Note that some combination actions cause the associated draw-knobs or tabs to move physically when they are triggered, whereas others invisibly add to or replace the registration shown on the console, and have a 'state' (on or off), and may be grouped so that only one can be selected at any one time. The former system is more common in English organs, the latter in European organs.
The FF, Tutti, or Full Organ switch (piston, draw-knob or tab) is an example of stateful combination, which turns on the main chorus stops and couplers to give a loud, full and majestic sound conveniently, without moving the stop and coupler switches physically, and usually adding to their registration.
Some organs have combination couplers that couple divisional combination buttons. For example, if the Great Pistons To Pedal coupler is engaged, pressing a Pedal combination piston also activates the corresponding Great piston.
Sometimes reversible pistons are available to provide convenient short-cuts for often-used couplers (or other controls). Each time they are pressed, they toggle the state of their associated coupler. The Swell To Great coupler often has such a reversible piston.
A crescendo is another playing aid, sometimes found on larger instruments. It is operated by an expression pedal (like a swell pedal), and engages and disengages combinations of stops as it is moved. It is usually programmable, and configured so that progressively louder stops are engaged as it is moved forward, and disengaged as it is moved backwards, thus giving a convenient crescendo or diminuendo whilst keeping the hands free.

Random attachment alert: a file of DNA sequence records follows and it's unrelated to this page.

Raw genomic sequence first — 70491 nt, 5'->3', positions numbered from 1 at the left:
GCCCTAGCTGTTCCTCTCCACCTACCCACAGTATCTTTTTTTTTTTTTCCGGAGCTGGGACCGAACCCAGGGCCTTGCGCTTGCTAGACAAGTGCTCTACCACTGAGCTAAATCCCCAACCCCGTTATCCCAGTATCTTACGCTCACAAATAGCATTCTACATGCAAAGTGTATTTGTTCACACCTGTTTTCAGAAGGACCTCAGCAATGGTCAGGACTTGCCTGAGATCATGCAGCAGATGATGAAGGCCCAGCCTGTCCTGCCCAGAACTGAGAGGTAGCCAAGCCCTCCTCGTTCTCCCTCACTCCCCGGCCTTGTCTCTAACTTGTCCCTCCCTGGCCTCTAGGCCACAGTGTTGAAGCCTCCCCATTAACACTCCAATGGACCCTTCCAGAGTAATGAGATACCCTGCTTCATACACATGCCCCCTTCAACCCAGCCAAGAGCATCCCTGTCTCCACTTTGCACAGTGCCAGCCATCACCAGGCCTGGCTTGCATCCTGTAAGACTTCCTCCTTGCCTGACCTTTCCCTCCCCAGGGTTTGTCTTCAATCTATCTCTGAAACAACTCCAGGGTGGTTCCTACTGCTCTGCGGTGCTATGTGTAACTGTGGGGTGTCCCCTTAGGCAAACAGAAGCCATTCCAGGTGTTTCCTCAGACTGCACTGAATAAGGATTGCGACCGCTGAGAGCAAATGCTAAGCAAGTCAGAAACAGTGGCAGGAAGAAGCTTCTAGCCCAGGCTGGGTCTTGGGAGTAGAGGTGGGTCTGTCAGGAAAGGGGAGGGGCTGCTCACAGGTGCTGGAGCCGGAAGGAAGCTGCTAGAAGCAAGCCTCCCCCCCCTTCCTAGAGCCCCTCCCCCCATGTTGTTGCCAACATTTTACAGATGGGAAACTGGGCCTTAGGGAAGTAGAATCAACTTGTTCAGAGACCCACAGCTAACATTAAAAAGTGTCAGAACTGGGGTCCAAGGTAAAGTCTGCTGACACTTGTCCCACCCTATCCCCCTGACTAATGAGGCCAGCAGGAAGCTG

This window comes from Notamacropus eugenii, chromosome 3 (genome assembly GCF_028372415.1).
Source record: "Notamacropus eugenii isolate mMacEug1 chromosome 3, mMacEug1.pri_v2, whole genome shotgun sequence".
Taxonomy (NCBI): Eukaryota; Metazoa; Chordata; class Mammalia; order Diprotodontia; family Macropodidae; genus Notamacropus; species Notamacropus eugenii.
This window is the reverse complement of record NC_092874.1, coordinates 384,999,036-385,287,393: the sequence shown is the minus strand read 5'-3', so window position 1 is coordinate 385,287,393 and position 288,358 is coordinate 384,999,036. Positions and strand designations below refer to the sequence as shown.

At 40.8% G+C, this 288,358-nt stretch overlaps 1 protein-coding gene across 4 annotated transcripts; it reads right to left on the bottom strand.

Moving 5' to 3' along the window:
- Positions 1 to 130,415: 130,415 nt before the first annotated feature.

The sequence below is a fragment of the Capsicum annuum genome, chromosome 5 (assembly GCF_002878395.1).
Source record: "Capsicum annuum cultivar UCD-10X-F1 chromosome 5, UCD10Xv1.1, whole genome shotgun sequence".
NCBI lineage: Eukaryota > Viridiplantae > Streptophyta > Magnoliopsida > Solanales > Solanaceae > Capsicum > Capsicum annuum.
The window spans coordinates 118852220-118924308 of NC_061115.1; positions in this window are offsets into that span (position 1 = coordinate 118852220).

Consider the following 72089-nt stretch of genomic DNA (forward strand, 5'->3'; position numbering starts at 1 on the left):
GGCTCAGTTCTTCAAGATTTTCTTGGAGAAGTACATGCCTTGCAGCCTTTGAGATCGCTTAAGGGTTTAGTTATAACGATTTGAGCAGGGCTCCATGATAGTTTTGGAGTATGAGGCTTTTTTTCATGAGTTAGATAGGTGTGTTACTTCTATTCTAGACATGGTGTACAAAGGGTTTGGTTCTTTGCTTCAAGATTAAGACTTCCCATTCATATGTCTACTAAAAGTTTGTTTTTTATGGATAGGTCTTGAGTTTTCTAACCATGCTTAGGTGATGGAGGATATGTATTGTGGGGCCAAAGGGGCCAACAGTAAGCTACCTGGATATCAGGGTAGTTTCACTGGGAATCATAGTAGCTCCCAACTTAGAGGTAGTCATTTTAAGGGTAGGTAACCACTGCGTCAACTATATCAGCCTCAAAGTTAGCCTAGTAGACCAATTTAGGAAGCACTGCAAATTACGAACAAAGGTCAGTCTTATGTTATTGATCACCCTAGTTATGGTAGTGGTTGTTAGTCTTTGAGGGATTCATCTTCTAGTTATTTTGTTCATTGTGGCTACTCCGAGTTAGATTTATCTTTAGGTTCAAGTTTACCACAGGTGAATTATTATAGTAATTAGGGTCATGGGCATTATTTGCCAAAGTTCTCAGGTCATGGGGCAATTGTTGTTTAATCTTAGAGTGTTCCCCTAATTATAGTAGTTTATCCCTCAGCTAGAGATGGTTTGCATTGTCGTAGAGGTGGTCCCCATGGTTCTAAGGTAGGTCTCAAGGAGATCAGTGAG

Theatre organs often have second touch on their manuals, whereby pressing a key down further than normal causes additional (usually solo) stops to sound. The stops triggered in this way can usually be selected from separate stop switches on the console.
Some organs (especially theatre organs) also have percussion stops, such as carillons (bells), acoustic pianos, glockenspiels and so forth, struck by hammers when the corresponding keys are pressed. Sometimes non-tuned percussion stops are triggered from knee levers, or whenever any key is pressed regardless of its pitch, or by other devices. Sometimes also such percussion are reiterated; struck repeatedly whilst a key or piston is held down. A theatre organ drum roll is an example.
Theatre organs also have effects traps, which are usually pneumatic contraptions producing special effects sounds, such as sirens, surf and bird song, turned on and off from switches on the console, and originally used for the accompaniment of silent films.
All of the above mechanisms can be modelled in Hauptwerk.
There are many books available that describe the anatomy of pipe organs in great depth and some useful Internet sites with further information.